One of the biggest outcomes of it is she has no fear of failing. She does things in a very methodical way to see the potential areas of risk but she's not afraid to take chances and to take the leap. This has really served her well in companies where she takes chances on things that normally, people who are averse to risk wouldn't take.
Being able to go with the flow with no fear of failing and just make a decision and move is a very important leadership skill set along with the ability to see the potential areas of risk ahead to prepare and plan for them.
How did Maranda transition from taking care of her family to going to work?
Maranda started working when she was 14. She started working in restaurants where she had her first management role. She also worked in a local factory and in a call center where she had her first chance to really see what it could be like to work in a professional environment.
When she was 19, she got married and moved to Mexico where she took on a really big role that she was highly underqualified for. Again, she was not afraid of failure so she just jumped into the role.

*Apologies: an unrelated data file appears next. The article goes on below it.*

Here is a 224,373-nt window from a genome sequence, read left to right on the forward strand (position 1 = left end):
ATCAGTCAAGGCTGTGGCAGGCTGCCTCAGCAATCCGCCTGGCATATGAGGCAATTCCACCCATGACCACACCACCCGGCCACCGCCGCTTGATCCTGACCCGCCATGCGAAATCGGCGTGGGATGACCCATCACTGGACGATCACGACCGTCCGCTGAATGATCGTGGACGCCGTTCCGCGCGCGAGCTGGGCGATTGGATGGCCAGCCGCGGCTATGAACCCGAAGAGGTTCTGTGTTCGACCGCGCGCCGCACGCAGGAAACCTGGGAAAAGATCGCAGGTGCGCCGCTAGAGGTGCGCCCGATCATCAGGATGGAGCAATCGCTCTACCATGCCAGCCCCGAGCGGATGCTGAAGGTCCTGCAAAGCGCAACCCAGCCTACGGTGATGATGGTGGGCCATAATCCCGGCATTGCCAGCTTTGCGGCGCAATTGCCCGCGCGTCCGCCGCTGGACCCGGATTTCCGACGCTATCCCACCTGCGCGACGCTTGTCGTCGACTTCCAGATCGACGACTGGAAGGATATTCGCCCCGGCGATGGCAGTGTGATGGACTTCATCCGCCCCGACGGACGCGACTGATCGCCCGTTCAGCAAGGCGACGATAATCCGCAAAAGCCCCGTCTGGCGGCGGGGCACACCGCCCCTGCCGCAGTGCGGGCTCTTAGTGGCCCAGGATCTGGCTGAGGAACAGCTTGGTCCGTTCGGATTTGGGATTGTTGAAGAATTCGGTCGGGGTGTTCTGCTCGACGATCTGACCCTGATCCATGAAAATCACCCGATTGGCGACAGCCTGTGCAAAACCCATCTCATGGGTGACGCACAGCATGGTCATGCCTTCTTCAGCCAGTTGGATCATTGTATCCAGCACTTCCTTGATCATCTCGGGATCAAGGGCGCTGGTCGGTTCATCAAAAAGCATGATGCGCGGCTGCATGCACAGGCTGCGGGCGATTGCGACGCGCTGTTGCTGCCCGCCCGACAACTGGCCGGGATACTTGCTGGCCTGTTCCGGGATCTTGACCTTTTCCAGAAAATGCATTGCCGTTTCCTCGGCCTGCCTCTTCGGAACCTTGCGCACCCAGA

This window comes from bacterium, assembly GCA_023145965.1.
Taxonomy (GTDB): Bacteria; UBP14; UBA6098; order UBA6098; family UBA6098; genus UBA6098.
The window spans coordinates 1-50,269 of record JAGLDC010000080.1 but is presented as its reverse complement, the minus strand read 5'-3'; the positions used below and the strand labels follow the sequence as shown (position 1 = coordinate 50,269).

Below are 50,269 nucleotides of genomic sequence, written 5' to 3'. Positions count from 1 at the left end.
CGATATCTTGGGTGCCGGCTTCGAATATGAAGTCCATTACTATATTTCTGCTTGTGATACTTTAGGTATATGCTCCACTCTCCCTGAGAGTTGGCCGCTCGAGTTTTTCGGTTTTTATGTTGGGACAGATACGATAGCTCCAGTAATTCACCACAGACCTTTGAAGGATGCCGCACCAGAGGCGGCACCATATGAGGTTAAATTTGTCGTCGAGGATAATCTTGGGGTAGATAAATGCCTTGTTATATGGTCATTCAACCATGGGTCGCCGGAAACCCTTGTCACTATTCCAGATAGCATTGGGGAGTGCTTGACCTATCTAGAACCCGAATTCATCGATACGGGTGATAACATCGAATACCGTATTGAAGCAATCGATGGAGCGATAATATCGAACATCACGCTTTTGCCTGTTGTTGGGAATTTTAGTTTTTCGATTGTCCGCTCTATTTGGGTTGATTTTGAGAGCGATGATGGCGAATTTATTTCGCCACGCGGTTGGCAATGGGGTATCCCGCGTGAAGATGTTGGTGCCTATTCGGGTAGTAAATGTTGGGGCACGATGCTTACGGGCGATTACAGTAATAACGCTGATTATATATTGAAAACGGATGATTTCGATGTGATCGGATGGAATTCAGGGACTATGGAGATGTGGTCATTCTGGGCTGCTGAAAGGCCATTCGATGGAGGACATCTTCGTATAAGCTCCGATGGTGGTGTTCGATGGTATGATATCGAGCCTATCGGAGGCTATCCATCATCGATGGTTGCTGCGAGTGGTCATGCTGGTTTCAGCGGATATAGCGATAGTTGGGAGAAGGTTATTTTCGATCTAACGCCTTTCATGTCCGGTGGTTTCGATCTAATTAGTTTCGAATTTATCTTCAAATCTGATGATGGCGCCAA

That big role helped her start her real career because she learned a lot on the job. Ultimately, her marriage did not work out so she came back to the United States while four months pregnant. And that's when the real work started. Maranda knew she was going to be a single mom who didn't have a lot of support from her family. However, she wasn't willing to settle for a life as a single mother working in a factory.
That's when she landed a job at LyondellBasell. She worked there full time and also went to school in the evening while she had her son with her. She worked so hard to be able to manage her job, her school, and her son at the same time.
She was also fortunate to have had wonderful and lovely people who have helped her in so many ways. These experiences drive her to give back to the community because she feels like it's her responsibility to help those who are in the same situation as she was before.
Did Maranda's son ever attend any of her classes when she was in school?
Yes. Maranda had some really awesome professors that if she couldn't find a babysitter, her son in a car seat would be in the back of the classroom, and he would just sleep.
Her son went with her quite a bit to school and the professors were just cool about it. She tried not to make it a habit though. But if she had to, she could bring him in.
So if you are thinking about going back to school, it is obtainable. Just figure it out because the bigger picture is more important.
A lot of people usually get stuck in trying to figure things out. They don't pause enough to take a look at where they've been.
People need to pause and recognize those moments where they've been and celebrate that. Appreciate what you've done and you will have a completely different perspective on how to handle some that you're going through or something you might go through.